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Very, Too and Enough

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Use very before adjectives, adverbs or -ing words. Very is neutral - it is not positive or negative. It makes the word that comes after it stronger.

"Wayne is a very funny man."
"I had a very busy day at work."


Too is used before adjectives and adverbs. Too is negative; we use it too mean there is more or less than we need/want. Too can be used with infinitive + to after the adjective/adverb.Use for + someone/something to explain who/what we mean.

"It's too noisy in here. Let's go outside." (too + adjective)
"My soup is too hot to drink."
(too + adjective + to + infinitive)
"This is too difficult for me to understand."
(too + adjective + for someone/something)


Use enough before a noun but after an adjective or adverb. We can use for someone/something and an infinitive with enough and to. Enough is positive - it means that we have as much as we want.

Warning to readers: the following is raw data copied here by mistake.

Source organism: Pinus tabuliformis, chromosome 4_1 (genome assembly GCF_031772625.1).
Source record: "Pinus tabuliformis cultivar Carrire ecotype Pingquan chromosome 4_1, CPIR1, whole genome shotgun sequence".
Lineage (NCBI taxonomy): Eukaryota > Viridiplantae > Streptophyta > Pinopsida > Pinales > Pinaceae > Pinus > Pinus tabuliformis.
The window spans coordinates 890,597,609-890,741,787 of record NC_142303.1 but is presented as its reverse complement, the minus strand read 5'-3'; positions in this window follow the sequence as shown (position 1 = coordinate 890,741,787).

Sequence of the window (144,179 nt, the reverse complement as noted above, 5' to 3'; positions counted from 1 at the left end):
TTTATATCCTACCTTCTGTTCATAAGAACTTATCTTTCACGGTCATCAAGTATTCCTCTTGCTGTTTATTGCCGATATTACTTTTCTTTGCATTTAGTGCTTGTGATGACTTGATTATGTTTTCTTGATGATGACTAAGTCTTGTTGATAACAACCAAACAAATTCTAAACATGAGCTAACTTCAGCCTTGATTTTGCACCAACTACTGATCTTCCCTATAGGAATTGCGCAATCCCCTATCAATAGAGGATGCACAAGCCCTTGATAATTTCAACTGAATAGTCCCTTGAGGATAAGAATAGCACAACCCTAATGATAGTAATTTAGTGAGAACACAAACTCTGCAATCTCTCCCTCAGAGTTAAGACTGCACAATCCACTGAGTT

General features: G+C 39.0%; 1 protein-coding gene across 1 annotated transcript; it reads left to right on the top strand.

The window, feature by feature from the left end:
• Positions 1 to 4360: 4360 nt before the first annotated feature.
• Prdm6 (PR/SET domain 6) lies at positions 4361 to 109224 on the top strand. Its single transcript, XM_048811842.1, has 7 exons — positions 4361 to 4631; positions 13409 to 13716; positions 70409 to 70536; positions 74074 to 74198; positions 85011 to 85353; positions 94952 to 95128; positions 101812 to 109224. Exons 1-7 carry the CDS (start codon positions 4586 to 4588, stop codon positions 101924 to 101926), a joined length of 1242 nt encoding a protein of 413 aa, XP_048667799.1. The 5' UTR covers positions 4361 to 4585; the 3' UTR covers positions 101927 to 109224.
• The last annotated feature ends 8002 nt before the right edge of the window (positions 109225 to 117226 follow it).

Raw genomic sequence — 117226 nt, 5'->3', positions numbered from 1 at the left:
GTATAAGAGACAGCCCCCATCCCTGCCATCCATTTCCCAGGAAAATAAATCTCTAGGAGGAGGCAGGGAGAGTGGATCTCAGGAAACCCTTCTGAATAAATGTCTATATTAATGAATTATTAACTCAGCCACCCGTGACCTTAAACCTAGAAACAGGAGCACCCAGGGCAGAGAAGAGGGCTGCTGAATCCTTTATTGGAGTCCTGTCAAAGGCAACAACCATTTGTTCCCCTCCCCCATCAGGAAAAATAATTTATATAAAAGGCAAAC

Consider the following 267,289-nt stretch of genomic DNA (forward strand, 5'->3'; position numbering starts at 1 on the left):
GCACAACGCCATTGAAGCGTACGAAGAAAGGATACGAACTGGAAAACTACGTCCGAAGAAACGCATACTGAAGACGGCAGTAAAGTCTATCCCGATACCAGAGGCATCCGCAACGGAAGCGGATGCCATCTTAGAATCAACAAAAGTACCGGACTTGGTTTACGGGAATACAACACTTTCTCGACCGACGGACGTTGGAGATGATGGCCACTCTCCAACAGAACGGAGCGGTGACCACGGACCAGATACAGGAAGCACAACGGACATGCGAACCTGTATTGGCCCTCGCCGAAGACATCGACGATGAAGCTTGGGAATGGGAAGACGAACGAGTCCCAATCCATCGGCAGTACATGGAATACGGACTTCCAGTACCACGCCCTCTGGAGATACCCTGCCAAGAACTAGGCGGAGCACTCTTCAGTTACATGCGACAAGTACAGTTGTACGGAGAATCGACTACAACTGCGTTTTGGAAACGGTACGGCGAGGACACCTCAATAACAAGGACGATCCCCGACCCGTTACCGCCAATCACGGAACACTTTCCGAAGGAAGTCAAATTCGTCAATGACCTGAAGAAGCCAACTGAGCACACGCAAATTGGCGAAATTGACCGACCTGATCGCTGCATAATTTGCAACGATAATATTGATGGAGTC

"I have enough money to pay."
"There's enough food for everyone to eat."
(enough + noun + for + someone/something + to)

Task 1: Complete the sentences using very, too and enough.
Task 2: Write your own example sentences using the these forms. Use the example sentences above to help you:
too + adjective + to + infinitive
too + adjective + for someone/something
enough + noun + for + someone/something + to

Link:Noun and Adjective Forms

  • 1 - The food at this cafe is ___ good.

  • 2 - You are ___ young to live by yourself. Wait until you are older.

  • 3 - Do you have ___ money?

  • 4 - This pie is ___ tasty. Can I have some more?

  • 5 - You are not speaking clearly ___ . I can't understand you.

  • 6 - There is more than ___ room for everyone to sit down.

  • 7 - She's ___ short to reach the top shelf.

  • 8 - The information in the report is ___ interesting.

  • 9 - There are ___ books for everyone to have one.

  • 10 - The rent is ___ expensive for me to live here.